Although I found this philosophical meditation on the nature of the industry to be compelling, I wanted to return to something more local and concrete. How to be an artist and a living, breathing human being surviving in the regular world. There’s an old (lamentable) adage among writers that you have to choose between being a good husband/father and being a good writer. This assumes, of course, that real life and artistic creation are both all- or near-consuming occupations. With two young daughters, I’ve been struggling to sustain my own creative output as I strive to be a better parent. Bahhaj is married with twins and a full-time day job – and most people would call that an already full-plate – yet somehow he still manages to write and record music despite claiming that he’s not a natural musician. I asked him what his original impetus for becoming a recording artist had been. And also what sustains the creative output despite the time constrains of work and family life.
“There is an appeal in the immediacy of music if you want to express yourself creatively. Words always came pretty naturally to me and writing was always a comfortable form of expression but prose seems to require a level of discipline and a more cerebral approach, and the way that I have approached writing songs has provided me with a much more intuitive and emotional outlet. There isn’t a lot of thinking involved when I write songs. It’s a very primitive process and based on evoking a feeling or giving voice to a feeling more than articulating a thought or communicating some kind of story. I’ve always loved music, and I have had to work harder on it than some people because I wasn’t a natural musician and I don’t come from a musical family. It took me a long time to get to a point where I felt I could actually play music and call myself a musician. Discovering people like Will Oldham and Bill Callahan, for instance, was a huge source of inspiration and encouragement because their early output is so primitive and their music showed me that limitations could be embraced rather than struggled against.
“It’s a challenge to sustain a creative output because I have a job and a family, but in some ways getting a little older and having children and feeling the weight of responsibility has actually helped me with it because when all of my time was my own and my responsibilities were relatively few, I felt very little urgency when it came to creating stuff and making recordings. But when I suddenly found that my time wasn’t my own, I felt a much greater urgency with it and I became much more focused with the time I had. The challenge is to find ways to strike a balance and to live a meaningful and coherent life where all of the different parts add up to a cohesive whole. Going back to the idea of “success,” and how to define it, I think that might be the ultimate success to strive for–just to be able to sustain a creative output and integrate it into your life. Being an artist doesn’t have to be an extreme choice that comes at the expense of everything else, and it doesn’t have to be something that you try when you’re young and then give up for a stable career, it can be an ongoing aspect of your life if you can find the right balance. I think many people have the false notion that either it’s a career or it’s a hobby and there is no in-between, but the reality is that for a lot of pretty well established independent artists it never becomes their primary source of income and they have to juggle it with other things. So, that is the challenge, and it is an ongoing process that requires a lot of flexibility.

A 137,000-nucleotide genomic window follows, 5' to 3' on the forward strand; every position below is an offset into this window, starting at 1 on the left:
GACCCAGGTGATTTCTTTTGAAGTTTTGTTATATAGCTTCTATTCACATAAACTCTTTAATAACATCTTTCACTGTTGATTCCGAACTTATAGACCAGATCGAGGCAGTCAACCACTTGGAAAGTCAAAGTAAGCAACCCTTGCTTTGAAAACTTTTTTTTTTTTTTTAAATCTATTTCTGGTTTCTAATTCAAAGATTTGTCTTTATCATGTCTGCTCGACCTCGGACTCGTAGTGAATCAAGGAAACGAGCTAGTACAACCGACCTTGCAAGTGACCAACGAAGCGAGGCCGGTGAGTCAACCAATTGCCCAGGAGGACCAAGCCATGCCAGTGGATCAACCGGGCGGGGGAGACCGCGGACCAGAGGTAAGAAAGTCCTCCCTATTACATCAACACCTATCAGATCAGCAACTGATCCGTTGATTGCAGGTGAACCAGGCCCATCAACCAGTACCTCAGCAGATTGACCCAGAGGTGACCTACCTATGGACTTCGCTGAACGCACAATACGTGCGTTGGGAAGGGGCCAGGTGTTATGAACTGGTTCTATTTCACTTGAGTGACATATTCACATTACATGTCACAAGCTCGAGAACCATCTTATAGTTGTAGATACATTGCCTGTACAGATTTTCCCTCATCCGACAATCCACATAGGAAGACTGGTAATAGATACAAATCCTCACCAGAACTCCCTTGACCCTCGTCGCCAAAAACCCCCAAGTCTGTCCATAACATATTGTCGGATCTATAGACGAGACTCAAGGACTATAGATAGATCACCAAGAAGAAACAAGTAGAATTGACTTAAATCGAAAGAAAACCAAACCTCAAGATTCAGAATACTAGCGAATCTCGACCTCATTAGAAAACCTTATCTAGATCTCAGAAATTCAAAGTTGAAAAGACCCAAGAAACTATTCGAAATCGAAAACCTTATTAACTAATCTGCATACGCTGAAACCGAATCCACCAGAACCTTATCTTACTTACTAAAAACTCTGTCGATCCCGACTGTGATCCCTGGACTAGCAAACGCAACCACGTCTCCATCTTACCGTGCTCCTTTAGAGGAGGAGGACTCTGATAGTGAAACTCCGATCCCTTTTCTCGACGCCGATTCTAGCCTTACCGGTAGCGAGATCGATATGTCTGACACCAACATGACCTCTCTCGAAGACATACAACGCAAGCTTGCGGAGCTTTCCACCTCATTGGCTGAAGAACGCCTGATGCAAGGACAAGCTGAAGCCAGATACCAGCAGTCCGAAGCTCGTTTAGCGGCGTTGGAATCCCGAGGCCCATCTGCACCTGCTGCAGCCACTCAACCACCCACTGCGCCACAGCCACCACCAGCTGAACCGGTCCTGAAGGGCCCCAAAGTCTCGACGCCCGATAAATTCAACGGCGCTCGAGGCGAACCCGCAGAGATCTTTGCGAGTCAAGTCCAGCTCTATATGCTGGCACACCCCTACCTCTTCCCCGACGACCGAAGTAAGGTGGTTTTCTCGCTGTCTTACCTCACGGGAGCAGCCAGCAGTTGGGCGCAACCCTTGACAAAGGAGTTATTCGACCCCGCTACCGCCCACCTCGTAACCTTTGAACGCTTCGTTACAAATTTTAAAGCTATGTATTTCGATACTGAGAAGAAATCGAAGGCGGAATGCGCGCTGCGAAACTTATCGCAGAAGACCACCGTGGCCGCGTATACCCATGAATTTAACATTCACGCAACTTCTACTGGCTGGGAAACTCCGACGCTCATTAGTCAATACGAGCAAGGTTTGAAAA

“I also enjoy playing live. I can be pretty picky about the venues I play and the shows I agree to because the atmosphere is really important when you’re playing quiet music. I don’t really think of it as a promotional tool, to be honest. It’s certainly a way to reach new people all the time, but the thing that excites me about it is the atmosphere in the room, in the moment. It can be great, and such a completely different thing to recording music. I like talking to an audience and kind of bringing them along for the ride as much as possible (as clichéd as that sounds). I think the less there is a separation between the audience and the performer, the better it is and the stronger the atmosphere, and the more the music can be enjoyed and experienced on a communal level.”
The notion of community returns once more and I decide that this sentiment bookends the conversation nicely. Art benefits from the nature of shared interest and ideas. Artistic creation, as Bahhaj has suggested, cannot come to fruition in a vacuum, nor can it be distributed in a vacuum. After all, to whom would it be distributed? But this is ultimately about more than just the artist’s struggle to create and succeed according to their expectations. This is about life and living the shared experience in the company of others. Art is a reflection of our world along the broadest spectrum, from the local artisan groups that Bahhaj has described to the global sharing of content across the digital highway. Community means many different things to many different people. But the goal is always the same: connection.